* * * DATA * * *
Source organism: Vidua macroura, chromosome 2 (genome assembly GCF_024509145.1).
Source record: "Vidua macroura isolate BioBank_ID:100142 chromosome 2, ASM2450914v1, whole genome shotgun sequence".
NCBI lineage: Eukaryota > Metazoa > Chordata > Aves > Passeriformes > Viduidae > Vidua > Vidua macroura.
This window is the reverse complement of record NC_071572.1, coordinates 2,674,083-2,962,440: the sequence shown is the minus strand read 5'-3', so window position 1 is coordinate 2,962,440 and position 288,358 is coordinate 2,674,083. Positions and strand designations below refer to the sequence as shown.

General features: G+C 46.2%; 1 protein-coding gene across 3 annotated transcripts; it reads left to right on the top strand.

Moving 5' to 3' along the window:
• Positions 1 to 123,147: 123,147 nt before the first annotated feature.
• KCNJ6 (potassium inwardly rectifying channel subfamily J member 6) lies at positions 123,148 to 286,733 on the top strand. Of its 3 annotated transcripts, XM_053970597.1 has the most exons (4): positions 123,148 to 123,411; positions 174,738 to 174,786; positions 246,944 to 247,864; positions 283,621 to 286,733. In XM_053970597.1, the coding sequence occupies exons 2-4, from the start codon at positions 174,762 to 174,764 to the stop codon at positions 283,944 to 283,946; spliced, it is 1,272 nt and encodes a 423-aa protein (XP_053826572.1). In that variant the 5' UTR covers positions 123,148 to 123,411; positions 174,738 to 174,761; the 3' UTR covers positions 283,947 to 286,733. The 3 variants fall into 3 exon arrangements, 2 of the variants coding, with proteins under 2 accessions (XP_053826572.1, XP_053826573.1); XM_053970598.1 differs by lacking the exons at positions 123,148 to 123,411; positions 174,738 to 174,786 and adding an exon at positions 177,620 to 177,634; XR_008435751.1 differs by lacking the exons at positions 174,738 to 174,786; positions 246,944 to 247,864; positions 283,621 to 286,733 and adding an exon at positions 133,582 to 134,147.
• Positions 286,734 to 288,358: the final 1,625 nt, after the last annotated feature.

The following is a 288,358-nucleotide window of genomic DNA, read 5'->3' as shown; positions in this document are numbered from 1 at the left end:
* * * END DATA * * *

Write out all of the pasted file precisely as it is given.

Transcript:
Source organism: Vidua macroura, chromosome 2 (genome assembly GCF_024509145.1).
Source record: "Vidua macroura isolate BioBank_ID:100142 chromosome 2, ASM2450914v1, whole genome shotgun sequence".
NCBI lineage: Eukaryota > Metazoa > Chordata > Aves > Passeriformes > Viduidae > Vidua > Vidua macroura.
This window is the reverse complement of record NC_071572.1, coordinates 2,674,083-2,962,440: the sequence shown is the minus strand read 5'-3', so window position 1 is coordinate 2,962,440 and position 288,358 is coordinate 2,674,083. Positions and strand designations below refer to the sequence as shown.

General features: G+C 46.2%; 1 protein-coding gene across 3 annotated transcripts; it reads left to right on the top strand.

Moving 5' to 3' along the window:
• Positions 1 to 123,147: 123,147 nt before the first annotated feature.
• KCNJ6 (potassium inwardly rectifying channel subfamily J member 6) lies at positions 123,148 to 286,733 on the top strand. Of its 3 annotated transcripts, XM_053970597.1 has the most exons (4): positions 123,148 to 123,411; positions 174,738 to 174,786; positions 246,944 to 247,864; positions 283,621 to 286,733. In XM_053970597.1, the coding sequence occupies exons 2-4, from the start codon at positions 174,762 to 174,764 to the stop codon at positions 283,944 to 283,946; spliced, it is 1,272 nt and encodes a 423-aa protein (XP_053826572.1). In that variant the 5' UTR covers positions 123,148 to 123,411; positions 174,738 to 174,761; the 3' UTR covers positions 283,947 to 286,733. The 3 variants fall into 3 exon arrangements, 2 of the variants coding, with proteins under 2 accessions (XP_053826572.1, XP_053826573.1); XM_053970598.1 differs by lacking the exons at positions 123,148 to 123,411; positions 174,738 to 174,786 and adding an exon at positions 177,620 to 177,634; XR_008435751.1 differs by lacking the exons at positions 174,738 to 174,786; positions 246,944 to 247,864; positions 283,621 to 286,733 and adding an exon at positions 133,582 to 134,147.
• Positions 286,734 to 288,358: the final 1,625 nt, after the last annotated feature.

The following is a 288,358-nucleotide window of genomic DNA, read 5'->3' as shown; positions in this document are numbered from 1 at the left end: